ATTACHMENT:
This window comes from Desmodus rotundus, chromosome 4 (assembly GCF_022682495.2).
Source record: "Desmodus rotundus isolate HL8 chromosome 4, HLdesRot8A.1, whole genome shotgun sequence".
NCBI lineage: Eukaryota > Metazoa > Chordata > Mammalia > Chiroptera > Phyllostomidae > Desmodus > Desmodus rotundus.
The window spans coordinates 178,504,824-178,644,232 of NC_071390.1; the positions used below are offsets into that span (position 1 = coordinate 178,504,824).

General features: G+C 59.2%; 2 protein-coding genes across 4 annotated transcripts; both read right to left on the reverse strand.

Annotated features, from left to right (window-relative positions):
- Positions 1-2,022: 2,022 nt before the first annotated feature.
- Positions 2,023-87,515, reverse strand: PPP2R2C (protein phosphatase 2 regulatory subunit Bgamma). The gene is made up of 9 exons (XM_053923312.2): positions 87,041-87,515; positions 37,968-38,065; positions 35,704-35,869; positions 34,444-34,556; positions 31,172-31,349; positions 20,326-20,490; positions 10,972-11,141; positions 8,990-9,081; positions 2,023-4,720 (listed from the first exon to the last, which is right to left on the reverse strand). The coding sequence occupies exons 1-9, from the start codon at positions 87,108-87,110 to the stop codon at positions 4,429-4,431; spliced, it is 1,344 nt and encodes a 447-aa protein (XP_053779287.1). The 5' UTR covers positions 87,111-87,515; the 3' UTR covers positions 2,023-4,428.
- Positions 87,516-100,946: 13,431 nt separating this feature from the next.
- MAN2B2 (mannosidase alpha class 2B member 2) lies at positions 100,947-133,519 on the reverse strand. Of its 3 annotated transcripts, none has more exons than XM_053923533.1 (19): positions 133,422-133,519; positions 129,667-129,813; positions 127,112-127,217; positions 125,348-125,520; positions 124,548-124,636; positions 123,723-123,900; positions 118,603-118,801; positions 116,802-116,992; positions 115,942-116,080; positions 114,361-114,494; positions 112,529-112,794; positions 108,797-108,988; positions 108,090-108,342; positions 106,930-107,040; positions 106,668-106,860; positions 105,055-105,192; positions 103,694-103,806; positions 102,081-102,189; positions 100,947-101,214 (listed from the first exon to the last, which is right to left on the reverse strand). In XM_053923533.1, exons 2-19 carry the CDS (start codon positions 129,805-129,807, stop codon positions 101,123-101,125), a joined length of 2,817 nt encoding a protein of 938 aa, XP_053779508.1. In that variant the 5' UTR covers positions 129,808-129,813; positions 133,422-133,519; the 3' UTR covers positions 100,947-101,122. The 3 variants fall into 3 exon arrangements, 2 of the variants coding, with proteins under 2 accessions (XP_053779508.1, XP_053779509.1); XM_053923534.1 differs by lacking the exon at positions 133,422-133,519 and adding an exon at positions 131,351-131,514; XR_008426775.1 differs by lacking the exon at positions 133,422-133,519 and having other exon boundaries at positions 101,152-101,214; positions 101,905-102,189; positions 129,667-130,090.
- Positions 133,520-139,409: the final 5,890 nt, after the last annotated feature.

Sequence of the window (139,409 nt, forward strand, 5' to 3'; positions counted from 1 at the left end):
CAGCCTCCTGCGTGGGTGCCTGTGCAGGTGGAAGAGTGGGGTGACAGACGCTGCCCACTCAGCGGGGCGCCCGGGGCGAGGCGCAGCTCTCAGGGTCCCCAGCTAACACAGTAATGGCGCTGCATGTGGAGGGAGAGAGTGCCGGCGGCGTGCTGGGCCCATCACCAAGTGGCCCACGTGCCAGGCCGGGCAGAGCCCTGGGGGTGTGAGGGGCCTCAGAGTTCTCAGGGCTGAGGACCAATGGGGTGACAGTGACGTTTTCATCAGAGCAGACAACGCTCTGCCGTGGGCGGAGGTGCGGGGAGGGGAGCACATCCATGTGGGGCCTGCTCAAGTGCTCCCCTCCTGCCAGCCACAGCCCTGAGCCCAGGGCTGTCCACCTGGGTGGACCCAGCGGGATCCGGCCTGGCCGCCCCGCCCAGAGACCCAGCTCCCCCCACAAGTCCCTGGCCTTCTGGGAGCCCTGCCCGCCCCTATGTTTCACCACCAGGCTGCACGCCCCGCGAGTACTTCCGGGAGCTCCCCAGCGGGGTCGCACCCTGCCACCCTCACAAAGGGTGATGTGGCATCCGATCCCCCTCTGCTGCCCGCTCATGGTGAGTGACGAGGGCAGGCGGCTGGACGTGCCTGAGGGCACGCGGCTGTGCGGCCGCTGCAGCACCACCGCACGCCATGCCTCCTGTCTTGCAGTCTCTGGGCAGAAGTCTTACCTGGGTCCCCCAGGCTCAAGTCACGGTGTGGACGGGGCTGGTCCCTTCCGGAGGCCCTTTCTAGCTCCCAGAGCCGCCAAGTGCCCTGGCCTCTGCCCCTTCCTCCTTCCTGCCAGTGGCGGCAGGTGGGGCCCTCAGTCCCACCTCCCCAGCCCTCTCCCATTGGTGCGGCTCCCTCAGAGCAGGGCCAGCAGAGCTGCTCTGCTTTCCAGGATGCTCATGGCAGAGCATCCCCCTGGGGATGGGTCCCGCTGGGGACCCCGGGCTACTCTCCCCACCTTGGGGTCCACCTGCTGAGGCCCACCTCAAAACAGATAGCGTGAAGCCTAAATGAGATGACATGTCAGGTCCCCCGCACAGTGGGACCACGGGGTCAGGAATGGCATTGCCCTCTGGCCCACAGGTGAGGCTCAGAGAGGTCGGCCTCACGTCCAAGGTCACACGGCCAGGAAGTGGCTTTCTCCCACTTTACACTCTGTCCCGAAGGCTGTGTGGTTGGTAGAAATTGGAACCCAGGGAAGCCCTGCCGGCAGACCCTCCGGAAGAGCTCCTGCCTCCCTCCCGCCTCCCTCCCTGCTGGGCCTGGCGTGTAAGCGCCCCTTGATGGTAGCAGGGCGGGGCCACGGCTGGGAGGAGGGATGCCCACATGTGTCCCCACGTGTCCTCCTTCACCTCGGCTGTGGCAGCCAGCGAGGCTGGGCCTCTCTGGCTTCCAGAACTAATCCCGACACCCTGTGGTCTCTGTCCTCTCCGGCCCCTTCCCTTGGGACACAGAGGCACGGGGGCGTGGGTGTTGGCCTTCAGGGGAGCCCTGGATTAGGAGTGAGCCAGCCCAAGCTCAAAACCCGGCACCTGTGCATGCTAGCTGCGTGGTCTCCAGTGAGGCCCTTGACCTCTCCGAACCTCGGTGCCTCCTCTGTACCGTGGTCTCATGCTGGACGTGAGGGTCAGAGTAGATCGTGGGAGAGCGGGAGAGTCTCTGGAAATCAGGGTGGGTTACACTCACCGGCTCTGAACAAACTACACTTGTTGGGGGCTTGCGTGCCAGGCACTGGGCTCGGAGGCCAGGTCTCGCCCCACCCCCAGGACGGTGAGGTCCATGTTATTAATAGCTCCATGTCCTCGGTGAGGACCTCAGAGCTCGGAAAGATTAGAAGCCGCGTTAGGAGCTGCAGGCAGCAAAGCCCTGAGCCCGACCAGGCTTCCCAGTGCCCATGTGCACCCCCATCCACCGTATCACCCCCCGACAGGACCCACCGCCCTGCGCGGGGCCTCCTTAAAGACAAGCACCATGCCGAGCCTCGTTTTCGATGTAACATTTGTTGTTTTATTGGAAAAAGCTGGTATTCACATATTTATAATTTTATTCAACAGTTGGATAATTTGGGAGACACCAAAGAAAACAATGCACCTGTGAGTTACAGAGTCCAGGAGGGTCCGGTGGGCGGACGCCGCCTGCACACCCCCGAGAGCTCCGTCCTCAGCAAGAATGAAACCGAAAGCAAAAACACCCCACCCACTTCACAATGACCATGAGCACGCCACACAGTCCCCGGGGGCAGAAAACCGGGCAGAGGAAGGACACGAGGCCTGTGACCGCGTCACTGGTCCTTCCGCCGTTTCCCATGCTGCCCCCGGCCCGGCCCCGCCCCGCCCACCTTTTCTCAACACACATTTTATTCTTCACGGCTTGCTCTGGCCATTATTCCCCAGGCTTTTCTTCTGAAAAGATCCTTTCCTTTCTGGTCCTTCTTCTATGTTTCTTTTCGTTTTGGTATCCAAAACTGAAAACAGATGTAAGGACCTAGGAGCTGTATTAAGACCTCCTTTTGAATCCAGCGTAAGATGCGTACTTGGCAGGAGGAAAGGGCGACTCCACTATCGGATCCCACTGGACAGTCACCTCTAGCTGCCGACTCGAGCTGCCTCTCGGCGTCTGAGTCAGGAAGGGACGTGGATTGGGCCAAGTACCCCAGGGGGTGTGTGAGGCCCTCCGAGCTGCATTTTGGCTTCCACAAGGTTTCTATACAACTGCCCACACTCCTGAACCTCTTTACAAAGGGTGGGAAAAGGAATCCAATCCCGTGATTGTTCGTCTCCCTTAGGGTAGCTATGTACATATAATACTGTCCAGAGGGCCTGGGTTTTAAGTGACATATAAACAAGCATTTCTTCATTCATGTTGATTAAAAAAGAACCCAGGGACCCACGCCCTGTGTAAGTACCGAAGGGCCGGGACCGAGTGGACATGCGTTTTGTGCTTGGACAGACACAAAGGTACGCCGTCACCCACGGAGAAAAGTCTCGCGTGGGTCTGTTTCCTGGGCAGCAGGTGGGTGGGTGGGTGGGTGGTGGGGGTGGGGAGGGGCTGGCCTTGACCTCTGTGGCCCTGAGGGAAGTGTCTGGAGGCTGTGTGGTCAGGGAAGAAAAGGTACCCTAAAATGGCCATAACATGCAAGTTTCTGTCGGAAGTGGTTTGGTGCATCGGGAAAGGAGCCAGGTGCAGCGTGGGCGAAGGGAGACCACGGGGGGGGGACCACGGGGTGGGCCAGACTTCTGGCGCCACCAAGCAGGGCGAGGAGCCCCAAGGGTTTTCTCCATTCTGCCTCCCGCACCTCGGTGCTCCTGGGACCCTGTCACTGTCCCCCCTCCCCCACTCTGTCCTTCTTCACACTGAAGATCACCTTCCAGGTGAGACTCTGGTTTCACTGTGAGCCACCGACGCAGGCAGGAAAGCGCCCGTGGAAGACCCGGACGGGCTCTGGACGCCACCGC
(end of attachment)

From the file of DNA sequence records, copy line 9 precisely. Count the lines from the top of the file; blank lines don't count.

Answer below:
- Positions 87,516-100,946: 13,431 nt separating this feature from the next.